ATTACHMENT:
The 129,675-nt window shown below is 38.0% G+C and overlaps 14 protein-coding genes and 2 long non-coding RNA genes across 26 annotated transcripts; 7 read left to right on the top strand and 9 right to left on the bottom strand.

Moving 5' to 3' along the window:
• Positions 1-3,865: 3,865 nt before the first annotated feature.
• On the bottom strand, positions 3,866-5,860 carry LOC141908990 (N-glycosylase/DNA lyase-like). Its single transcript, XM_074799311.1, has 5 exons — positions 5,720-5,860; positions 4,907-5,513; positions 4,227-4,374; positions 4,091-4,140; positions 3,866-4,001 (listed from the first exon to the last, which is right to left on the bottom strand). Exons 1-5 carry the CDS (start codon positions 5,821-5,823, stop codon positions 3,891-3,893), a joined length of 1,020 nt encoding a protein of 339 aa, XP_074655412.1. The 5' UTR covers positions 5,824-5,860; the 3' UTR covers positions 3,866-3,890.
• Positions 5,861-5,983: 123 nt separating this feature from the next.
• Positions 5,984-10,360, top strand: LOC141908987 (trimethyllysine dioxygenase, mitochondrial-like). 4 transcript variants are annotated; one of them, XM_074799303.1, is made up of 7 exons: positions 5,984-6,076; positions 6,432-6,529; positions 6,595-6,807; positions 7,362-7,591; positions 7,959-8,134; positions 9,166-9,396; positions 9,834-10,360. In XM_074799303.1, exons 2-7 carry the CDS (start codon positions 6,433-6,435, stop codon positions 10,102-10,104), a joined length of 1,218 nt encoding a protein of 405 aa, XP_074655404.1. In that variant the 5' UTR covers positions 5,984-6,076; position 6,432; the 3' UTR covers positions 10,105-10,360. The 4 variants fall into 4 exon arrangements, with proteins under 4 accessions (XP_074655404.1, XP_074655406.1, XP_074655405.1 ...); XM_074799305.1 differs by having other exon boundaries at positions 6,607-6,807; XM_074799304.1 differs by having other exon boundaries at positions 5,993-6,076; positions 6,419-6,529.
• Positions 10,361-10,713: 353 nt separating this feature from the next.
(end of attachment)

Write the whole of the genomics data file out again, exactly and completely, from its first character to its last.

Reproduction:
The 129,675-nt window shown below is 38.0% G+C and overlaps 14 protein-coding genes and 2 long non-coding RNA genes across 26 annotated transcripts; 7 read left to right on the top strand and 9 right to left on the bottom strand.

Moving 5' to 3' along the window:
• Positions 1-3,865: 3,865 nt before the first annotated feature.
• On the bottom strand, positions 3,866-5,860 carry LOC141908990 (N-glycosylase/DNA lyase-like). Its single transcript, XM_074799311.1, has 5 exons — positions 5,720-5,860; positions 4,907-5,513; positions 4,227-4,374; positions 4,091-4,140; positions 3,866-4,001 (listed from the first exon to the last, which is right to left on the bottom strand). Exons 1-5 carry the CDS (start codon positions 5,821-5,823, stop codon positions 3,891-3,893), a joined length of 1,020 nt encoding a protein of 339 aa, XP_074655412.1. The 5' UTR covers positions 5,824-5,860; the 3' UTR covers positions 3,866-3,890.
• Positions 5,861-5,983: 123 nt separating this feature from the next.
• Positions 5,984-10,360, top strand: LOC141908987 (trimethyllysine dioxygenase, mitochondrial-like). 4 transcript variants are annotated; one of them, XM_074799303.1, is made up of 7 exons: positions 5,984-6,076; positions 6,432-6,529; positions 6,595-6,807; positions 7,362-7,591; positions 7,959-8,134; positions 9,166-9,396; positions 9,834-10,360. In XM_074799303.1, exons 2-7 carry the CDS (start codon positions 6,433-6,435, stop codon positions 10,102-10,104), a joined length of 1,218 nt encoding a protein of 405 aa, XP_074655404.1. In that variant the 5' UTR covers positions 5,984-6,076; position 6,432; the 3' UTR covers positions 10,105-10,360. The 4 variants fall into 4 exon arrangements, with proteins under 4 accessions (XP_074655404.1, XP_074655406.1, XP_074655405.1 ...); XM_074799305.1 differs by having other exon boundaries at positions 6,607-6,807; XM_074799304.1 differs by having other exon boundaries at positions 5,993-6,076; positions 6,419-6,529.
• Positions 10,361-10,713: 353 nt separating this feature from the next.